Portland’s climate and soil are perfect for growing roses, which is why the city’s official nickname is “The City of Roses.” And visitors won’t find a better display than at the International Rose Test Garden in Washington Park near downtown. Four and a half acres of terraced plantings show off thousands of rose bushes representing more than 500 varieties. In addition, it’s a great place to take photos of the city, laid out below with iconic Mount Hood in the background, visible on a clear day.
First Thursdays in the Pearl
Just north of downtown, The Pearl District is one of Portland’s most desirable neighborhoods boasting legendary restaurants, art galleries, boutiques and an infectious vibrancy. One of the best ways to get to know The Pearl is on First Thursdays, when thousands of people converge and create a neighborhood celebration once a month. Originally intended to focus on the arts, the event has grown into an entire scene unto itself.
America’s Beer Capital
Did the microbrew phenomena begin in Portland? It’s hard to verify and ultimately irrelevant, but many today think that Portland is the beer capital of the United States, if not the world. The local not-for-profit organization, Portland Beer, reports that the city boasts 99 breweries, which offer more than 10,000 different beers in 237 styles. They say IPAs rule in Portland. Visitors can decide for themselves July 26-30 when the 30th Annual Oregon Brewers Festival returns to Waterfront Park. More than 80 area brewers will have samples for sale along the banks of the Willamette River.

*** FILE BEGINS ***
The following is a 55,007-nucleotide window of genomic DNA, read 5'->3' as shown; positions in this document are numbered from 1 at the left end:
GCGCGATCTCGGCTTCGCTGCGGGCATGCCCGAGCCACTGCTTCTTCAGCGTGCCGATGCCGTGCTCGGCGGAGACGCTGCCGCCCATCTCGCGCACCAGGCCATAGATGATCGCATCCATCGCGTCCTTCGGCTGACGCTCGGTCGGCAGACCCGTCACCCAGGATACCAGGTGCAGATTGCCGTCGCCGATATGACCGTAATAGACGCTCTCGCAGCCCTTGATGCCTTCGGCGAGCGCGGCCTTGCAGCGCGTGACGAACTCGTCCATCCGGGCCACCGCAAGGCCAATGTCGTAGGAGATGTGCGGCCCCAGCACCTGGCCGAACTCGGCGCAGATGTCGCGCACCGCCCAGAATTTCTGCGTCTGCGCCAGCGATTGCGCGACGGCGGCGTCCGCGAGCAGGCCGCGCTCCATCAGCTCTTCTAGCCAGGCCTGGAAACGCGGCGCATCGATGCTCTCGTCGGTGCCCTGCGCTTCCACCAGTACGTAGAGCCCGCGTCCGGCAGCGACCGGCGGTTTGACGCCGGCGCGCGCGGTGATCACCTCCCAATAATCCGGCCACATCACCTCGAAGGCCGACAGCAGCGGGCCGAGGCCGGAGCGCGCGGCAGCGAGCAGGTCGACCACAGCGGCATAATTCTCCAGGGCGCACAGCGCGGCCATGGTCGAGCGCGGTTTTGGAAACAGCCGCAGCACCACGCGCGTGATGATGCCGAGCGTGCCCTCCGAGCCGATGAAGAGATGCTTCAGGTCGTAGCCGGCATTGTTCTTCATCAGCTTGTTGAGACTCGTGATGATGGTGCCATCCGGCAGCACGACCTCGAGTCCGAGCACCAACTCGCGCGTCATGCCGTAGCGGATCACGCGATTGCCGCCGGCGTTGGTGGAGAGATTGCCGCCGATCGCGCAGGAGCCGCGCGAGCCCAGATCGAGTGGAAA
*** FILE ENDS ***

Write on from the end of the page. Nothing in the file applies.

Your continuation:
Shopping the Pearl District
Some of the most interesting shops and boutiques in the Pacific Northwest are located in the Pearl. For example, Anne Bocci Boutique and Gallery (pictured) is a shop packed with women’s apparel, gems, jewelry and art at 416 NW 12th Ave. At French Quarter Linens, 530 NW 11th St., they believe your bed is your blank canvas and they can make it a work of art. Nau, at 304 NW 11th St., focuses on sustainability with clothing designed to have minimal environment impact. Curate Home, 901A NW Davis, is a relative newcomer, with a distinctive collection of accessories, gifts, décor and art for the home. The largest used and new bookstore in the world, Powell’s Books, encompasses an entire city block on the edge of the Pearl District, 1005 W. Burnside. Powell’s also carries rare and collectible books and contains a popular coffeehouse, World Cup.